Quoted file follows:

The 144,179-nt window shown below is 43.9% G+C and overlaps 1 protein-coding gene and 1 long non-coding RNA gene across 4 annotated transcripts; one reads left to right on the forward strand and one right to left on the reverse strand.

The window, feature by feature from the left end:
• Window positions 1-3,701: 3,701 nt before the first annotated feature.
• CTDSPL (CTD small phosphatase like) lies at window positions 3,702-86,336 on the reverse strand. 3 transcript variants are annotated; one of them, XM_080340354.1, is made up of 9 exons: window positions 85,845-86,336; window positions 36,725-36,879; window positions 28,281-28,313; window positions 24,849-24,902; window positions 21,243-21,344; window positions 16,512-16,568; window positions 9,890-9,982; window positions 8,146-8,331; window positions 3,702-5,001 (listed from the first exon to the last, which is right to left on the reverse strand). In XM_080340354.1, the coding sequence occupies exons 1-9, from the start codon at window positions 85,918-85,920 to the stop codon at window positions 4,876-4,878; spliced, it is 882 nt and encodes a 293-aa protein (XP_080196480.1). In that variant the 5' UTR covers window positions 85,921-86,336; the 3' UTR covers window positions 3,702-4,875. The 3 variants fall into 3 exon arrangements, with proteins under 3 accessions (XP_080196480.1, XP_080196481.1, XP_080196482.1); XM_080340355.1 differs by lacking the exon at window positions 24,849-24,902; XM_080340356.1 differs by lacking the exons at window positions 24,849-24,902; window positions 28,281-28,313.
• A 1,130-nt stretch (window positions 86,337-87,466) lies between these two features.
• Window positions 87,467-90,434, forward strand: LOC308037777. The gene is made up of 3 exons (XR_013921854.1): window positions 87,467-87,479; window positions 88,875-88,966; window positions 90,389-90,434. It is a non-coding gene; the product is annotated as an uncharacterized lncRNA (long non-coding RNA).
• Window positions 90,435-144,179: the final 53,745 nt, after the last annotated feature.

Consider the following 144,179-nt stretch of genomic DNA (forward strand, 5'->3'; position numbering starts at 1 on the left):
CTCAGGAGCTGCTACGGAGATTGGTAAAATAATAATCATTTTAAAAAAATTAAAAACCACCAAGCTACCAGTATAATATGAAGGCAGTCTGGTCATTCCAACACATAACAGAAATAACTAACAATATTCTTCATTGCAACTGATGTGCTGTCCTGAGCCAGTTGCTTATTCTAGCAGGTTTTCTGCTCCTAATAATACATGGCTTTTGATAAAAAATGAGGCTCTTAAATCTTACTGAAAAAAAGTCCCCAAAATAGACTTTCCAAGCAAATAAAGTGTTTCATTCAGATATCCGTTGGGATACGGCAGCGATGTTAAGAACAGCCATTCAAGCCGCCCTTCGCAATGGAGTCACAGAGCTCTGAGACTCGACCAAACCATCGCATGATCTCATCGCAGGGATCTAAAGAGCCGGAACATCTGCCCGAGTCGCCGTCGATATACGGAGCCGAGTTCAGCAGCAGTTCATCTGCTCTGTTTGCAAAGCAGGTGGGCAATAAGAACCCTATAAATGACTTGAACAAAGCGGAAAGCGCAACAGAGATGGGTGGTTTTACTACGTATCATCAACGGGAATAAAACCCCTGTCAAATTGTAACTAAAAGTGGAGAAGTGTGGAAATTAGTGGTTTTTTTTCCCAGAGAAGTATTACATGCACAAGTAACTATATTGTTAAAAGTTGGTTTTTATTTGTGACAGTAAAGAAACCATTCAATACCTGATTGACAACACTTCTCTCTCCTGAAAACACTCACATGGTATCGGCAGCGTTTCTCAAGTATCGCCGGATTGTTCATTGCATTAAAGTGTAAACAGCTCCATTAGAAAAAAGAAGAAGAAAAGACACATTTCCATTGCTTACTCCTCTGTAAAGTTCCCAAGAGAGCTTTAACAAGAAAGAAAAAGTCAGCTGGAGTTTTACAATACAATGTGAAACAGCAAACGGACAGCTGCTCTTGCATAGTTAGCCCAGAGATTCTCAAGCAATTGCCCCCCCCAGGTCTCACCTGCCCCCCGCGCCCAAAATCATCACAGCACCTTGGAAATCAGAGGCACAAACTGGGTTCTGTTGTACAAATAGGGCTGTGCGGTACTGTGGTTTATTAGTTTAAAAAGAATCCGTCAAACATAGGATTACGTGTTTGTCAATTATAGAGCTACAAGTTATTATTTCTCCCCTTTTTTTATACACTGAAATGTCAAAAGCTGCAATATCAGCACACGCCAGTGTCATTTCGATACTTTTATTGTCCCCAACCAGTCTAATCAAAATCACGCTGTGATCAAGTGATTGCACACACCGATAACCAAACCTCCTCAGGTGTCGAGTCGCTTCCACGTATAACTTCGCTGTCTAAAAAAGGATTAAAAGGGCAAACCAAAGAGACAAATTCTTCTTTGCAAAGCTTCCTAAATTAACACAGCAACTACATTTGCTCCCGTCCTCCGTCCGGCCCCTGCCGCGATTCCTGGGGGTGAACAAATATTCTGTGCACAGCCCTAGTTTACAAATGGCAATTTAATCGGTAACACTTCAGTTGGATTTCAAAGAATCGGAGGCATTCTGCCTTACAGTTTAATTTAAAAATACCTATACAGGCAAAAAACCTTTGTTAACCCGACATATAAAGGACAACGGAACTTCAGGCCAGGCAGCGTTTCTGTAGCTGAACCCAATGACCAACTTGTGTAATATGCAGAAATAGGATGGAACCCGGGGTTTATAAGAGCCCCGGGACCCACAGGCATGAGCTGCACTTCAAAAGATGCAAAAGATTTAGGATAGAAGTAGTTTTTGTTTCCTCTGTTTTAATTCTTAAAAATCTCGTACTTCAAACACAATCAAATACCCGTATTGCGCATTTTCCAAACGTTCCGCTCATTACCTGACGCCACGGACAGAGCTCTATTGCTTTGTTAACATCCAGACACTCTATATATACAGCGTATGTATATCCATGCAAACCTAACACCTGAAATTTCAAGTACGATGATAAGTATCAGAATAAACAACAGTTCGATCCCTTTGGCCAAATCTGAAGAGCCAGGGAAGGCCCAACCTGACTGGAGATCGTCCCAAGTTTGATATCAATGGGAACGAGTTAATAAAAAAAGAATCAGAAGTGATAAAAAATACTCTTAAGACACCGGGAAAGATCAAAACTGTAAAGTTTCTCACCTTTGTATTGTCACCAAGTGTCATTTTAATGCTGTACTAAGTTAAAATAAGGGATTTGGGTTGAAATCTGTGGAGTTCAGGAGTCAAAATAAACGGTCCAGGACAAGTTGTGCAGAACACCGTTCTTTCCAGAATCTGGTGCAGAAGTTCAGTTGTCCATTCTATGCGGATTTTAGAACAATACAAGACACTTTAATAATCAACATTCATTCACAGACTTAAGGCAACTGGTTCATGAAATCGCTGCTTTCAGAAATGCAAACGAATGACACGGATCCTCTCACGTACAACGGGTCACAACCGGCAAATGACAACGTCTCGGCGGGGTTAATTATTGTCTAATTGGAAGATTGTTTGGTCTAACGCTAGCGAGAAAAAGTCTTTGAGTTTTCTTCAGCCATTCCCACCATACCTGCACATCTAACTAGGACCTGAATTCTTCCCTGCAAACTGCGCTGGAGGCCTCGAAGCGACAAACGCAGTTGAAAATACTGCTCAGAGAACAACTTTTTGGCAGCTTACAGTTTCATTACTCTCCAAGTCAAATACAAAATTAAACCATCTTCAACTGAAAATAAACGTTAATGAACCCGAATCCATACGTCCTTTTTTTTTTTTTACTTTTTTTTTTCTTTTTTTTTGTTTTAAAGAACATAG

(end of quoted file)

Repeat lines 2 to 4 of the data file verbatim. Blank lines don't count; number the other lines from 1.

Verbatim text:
The window, feature by feature from the left end:
• Window positions 1-3,701: 3,701 nt before the first annotated feature.
• CTDSPL (CTD small phosphatase like) lies at window positions 3,702-86,336 on the reverse strand. 3 transcript variants are annotated; one of them, XM_080340354.1, is made up of 9 exons: window positions 85,845-86,336; window positions 36,725-36,879; window positions 28,281-28,313; window positions 24,849-24,902; window positions 21,243-21,344; window positions 16,512-16,568; window positions 9,890-9,982; window positions 8,146-8,331; window positions 3,702-5,001 (listed from the first exon to the last, which is right to left on the reverse strand). In XM_080340354.1, the coding sequence occupies exons 1-9, from the start codon at window positions 85,918-85,920 to the stop codon at window positions 4,876-4,878; spliced, it is 882 nt and encodes a 293-aa protein (XP_080196480.1). In that variant the 5' UTR covers window positions 85,921-86,336; the 3' UTR covers window positions 3,702-4,875. The 3 variants fall into 3 exon arrangements, with proteins under 3 accessions (XP_080196480.1, XP_080196481.1, XP_080196482.1); XM_080340355.1 differs by lacking the exon at window positions 24,849-24,902; XM_080340356.1 differs by lacking the exons at window positions 24,849-24,902; window positions 28,281-28,313.